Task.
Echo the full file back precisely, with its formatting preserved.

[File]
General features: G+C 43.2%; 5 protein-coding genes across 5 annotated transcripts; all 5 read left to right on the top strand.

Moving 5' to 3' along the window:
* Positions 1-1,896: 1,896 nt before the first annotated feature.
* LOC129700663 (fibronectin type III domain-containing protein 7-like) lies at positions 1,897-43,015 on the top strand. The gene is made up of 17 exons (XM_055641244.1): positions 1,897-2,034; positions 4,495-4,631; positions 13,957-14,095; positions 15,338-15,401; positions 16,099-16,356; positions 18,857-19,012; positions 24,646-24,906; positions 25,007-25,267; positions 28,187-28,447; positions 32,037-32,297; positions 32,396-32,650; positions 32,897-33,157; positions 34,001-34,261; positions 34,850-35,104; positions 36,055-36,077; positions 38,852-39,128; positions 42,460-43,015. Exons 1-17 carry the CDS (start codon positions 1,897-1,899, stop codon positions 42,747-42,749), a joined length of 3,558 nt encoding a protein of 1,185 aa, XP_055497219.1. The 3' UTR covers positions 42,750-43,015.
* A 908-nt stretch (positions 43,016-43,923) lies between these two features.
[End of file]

General features: G+C 43.2%; 5 protein-coding genes across 5 annotated transcripts; all 5 read left to right on the top strand.

Moving 5' to 3' along the window:
* Positions 1-1,896: 1,896 nt before the first annotated feature.
* LOC129700663 (fibronectin type III domain-containing protein 7-like) lies at positions 1,897-43,015 on the top strand. The gene is made up of 17 exons (XM_055641244.1): positions 1,897-2,034; positions 4,495-4,631; positions 13,957-14,095; positions 15,338-15,401; positions 16,099-16,356; positions 18,857-19,012; positions 24,646-24,906; positions 25,007-25,267; positions 28,187-28,447; positions 32,037-32,297; positions 32,396-32,650; positions 32,897-33,157; positions 34,001-34,261; positions 34,850-35,104; positions 36,055-36,077; positions 38,852-39,128; positions 42,460-43,015. Exons 1-17 carry the CDS (start codon positions 1,897-1,899, stop codon positions 42,747-42,749), a joined length of 3,558 nt encoding a protein of 1,185 aa, XP_055497219.1. The 3' UTR covers positions 42,750-43,015.
* A 908-nt stretch (positions 43,016-43,923) lies between these two features.